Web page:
Riverkeeper Brent Walls samples the water. Photo courtesy of Upper Potomac Riverkeeper.

Upper Potomac Riverkeeper Fights “Forever Chemicals”

On March 26, while much of the world had shut down, Upper Potomac Riverkeeper Brent Walls was in the field. He waded into Antietam Creek to fill a vial, kayaked to a wastewater plant’s effluent source for another, and hiked to a second effluent pipe for a third. He shipped the samples to a lab.

Walls was testing for “forever chemicals” or PFAS, polyfluoroalkyl substances. PFAs refer to a group of over 5,000 chemicals found in everyday items. PFAS keeps your pans non-stick and waterproofs your rain jacket. It’s
also in the firefighting foam that military bases or airports use.

When we wash dishes or clean clothes, PFAS drain to treatment plants and into waterways, or even get dumped directly. Once there, they stick around. PFAS don’t break down, earning their “forever” nickname, accumulating inside animals and humans instead.

This can be a big problem. Studies from the CDC have found that high levels of PFAS in humans may lead to health concerns such as higher cholesterol levels, high blood pressure in pregnant women, and a greater risk of kidney or testicular cancer.

When Walls got the PFAS results back, the numbers startled him. The EPA has a health advisory – not a regulation – that PFAS levels in drinking water shouldn’t exceed 70 parts per trillion (ppt). The effluent draining into the Antietam was much higher: 138.8 ppt and 81.8 ppt from the two plants.

Even at the creek site, with no obvious sources of PFAS, the results were 13.4 ppt. If the numbers were this high in the Upper Potomac, Walls wondered, what about near DC, Baltimore, or other industrial sites?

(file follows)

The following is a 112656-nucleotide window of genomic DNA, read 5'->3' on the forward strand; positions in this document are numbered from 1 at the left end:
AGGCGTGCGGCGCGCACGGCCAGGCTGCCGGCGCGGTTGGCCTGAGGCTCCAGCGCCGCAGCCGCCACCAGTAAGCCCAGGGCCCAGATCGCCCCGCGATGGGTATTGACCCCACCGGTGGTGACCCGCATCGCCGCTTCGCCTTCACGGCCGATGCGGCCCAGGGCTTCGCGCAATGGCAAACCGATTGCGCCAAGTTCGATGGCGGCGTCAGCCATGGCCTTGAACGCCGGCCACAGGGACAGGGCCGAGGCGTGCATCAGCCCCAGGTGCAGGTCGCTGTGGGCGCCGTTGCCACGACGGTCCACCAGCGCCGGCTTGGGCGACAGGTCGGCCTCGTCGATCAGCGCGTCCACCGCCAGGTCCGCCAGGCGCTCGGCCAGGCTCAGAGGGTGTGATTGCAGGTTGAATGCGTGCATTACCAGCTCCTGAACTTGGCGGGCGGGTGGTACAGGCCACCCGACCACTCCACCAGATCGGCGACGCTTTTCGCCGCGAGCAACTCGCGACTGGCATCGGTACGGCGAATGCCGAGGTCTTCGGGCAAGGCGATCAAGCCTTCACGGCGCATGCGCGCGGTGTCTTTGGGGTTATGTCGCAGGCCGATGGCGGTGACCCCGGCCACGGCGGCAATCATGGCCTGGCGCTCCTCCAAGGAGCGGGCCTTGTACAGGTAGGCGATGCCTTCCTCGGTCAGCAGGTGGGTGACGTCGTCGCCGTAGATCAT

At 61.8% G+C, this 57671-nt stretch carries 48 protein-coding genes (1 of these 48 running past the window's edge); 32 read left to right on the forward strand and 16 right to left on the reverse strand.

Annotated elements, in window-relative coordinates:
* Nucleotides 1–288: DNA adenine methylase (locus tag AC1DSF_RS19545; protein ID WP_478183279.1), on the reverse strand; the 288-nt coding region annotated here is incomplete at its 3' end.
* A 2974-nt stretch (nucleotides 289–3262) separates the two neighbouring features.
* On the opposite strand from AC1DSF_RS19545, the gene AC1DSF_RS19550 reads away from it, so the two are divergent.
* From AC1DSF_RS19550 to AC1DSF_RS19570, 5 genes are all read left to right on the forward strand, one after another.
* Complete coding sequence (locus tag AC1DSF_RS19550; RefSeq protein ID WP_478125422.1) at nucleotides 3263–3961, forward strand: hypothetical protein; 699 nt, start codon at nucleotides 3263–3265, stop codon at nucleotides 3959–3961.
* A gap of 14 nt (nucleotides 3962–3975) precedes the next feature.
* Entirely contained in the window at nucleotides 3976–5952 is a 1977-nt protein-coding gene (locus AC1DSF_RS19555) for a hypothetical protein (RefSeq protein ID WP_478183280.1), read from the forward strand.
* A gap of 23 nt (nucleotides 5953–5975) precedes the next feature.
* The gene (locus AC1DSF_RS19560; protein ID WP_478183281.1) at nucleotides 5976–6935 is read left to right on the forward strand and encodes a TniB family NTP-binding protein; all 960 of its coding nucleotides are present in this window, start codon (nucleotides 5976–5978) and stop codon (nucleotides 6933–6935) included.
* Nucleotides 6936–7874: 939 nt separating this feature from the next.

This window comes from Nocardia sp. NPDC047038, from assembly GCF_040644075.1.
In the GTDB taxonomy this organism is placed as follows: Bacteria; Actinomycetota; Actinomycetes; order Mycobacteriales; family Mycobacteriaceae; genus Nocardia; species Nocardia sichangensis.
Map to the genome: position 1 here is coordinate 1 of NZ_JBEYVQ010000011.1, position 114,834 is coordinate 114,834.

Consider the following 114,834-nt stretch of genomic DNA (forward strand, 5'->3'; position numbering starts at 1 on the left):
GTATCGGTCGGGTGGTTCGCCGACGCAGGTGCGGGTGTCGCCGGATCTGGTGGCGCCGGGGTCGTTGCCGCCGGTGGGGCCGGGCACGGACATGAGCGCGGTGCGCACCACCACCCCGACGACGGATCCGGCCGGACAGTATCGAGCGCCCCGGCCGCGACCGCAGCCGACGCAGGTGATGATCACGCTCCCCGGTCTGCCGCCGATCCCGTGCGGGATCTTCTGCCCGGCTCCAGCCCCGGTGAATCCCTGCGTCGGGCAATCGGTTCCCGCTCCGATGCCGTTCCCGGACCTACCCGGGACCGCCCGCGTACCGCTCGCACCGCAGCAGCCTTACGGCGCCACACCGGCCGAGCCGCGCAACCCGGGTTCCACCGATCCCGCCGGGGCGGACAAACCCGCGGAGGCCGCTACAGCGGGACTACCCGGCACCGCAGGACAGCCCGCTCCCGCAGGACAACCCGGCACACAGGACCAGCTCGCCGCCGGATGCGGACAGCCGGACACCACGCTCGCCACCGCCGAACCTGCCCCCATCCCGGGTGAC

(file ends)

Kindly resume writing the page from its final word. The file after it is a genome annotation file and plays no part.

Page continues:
Right now, no one knows, because so little testing has been done. Even though wastewater plants are a major source, testing is limited, which “primarily extends from the fact that PFAS isn’t considered toxic
by the federal government,” Walls explains.

Without federal standards, states have had to pick up the slack. “We are still in the infant stage in Maryland,” Walls remarked. “We are still identifying what the problem is and how widespread it is.”

In DC, a study from the Environmental Working Group found total PFAS levels in DC drinking water to be 21.7 ppt – below the EPA’s guidance but far above 1 ppt, the Group’s limit.

Walls and his colleagues aim to expand their testing. Besides wastewater plants, another possible source is biosolids, or the leftover sludge from wastewater treatment. Biosolids are nutrient-rich and can be used as fertilizer. Biosolids aren’t tested for PFAS, and studies have found that PFAS can concentrate within it. Once on fields, PFAS can wash back into water and even leech into crops, with huge potential health implications.

But there are business implications, too. “If we start testing PFAS in biosolids,” Walls says, “it might render the biosolids industry not profitable.”

Walls encourages people to educate themselves on PFAS, install a charcoal filter on their tap, and pressure Maryland to create PFAS standards.

“We are going to come to a point,” Walls concludes, “where Maryland has to make a decision as to what it’s going to do about this.”

-Emma Johnson